Category Archives: Bangladesh

Bengali Finale

Tonight, we concluded our week studying Bangladesh with a delicious Bengali dinner. I honestly didn’t have a clue how to make anything from this foreign country, nor did I think I would like the cuisine. I was sorely wrong. Perhaps it was due to the fact that my wonderful friend, Maria, loaned me a phenomenal cookbook.  


Bengali cuisine is rich in spices, A few of which couldn’t be found at our local grocery store. (Those were sadly left out.) All recipes from tonight’s dinner were taken from Mangoes and Curry Leaves and nobody complained. In fact, besides a little spiciness for the kids, we all really enjoyed the meal.  

Bengali Dinner Menu  

Bengali Style Fried Zucchini  

Slow Cooked Beef with Onions  

Basmati Rice  

Sweet Yogurt Sundae with Saffron and Pistachios  

Luchis with Cinnamon and Sugar  

I tweaked a few of the recipes to accomodate our family, mainly leaving half of the cayenne chilis out of the beef and adding cinnamon and sugar to the luchis. Honestly, I didn’t know what many of these items were before making them tonight, but I had fun learning new techniques and recipes.  

The zucchini wasn’t at all like American fried zucchini, simply stir-fried in a bit of oil with spices-black mustard powder, turmeric, fennel.  

Bengali Style Fried Zucchini

Other spices used tonight included saffron, cumin, cardamom, coriander, ginger, garlic, cayenne chilis, cinnamon, bay leaves and fenugreek. Most of these were used in the beef dish which  stewed for over an hour along with the spices and onions.    

Slow Cooked Beef with Onions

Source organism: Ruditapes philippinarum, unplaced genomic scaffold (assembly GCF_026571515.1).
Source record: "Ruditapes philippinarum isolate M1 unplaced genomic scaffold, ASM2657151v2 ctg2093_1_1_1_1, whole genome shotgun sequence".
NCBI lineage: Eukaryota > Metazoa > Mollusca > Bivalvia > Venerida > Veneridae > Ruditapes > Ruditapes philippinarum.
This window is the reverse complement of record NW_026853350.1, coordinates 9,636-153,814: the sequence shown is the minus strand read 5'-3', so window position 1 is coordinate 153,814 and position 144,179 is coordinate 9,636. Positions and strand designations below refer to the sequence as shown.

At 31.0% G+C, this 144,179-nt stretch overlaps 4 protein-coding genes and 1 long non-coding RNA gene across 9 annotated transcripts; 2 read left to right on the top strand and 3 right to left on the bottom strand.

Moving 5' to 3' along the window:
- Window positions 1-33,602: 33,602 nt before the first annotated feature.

I added basmati rice with saffron to the menu, which is from India, because I didn’t think I’d have time (or energy) to make the traditional dal (Bengali bean and rice dish).  


Typically they serve a “salad plate” along with your meal (shown above to the right of the dinner plate). This is not the kind of salad that we think of, but rather a blend of herbs, spices, limes, etc. that Bengalis feel might enhance your meal. We really enjoyed this fun touch and took advantage of our little salads, cutting up the cayenne chilis and sprinkling them into the dish. Even Addie enjoyed squirting lime juice on her rice. I think I might try this with other meals as it allowed us to make the meal as spicy/tangy as we wanted.  

Sweet Yogurt Sundae with a Cinnamon Sugar Luchi


As usual, we finished the evening with a traditional dessert. Again, we were not disappointed. The sweet yogurt sundaes and luchis went quickly, gobbled up by each and every mouth in the family. Something about the touch of saffron and cardamom in the yogurt made it simply fabulous….also the sugar, I’m sure.  

Dipping hot, crispy luchis (a type of fried dough) into sweet yogurt we said goodbye to this country that has really grown on us. But, we won’t be gone for long, as we still have a rickshaw to finish. As of this afternoon, more painting of the Bengladeshi artwork had taken place and materials were purchased to finish the overhead covering. So, don’t you worry, we will visit Bangladesh often, after all, we’re going to start a new rickshaw trend.  

Mysteries of Bangladesh

“But there is a God in heaven who reveals mysteries” Daniel 2:28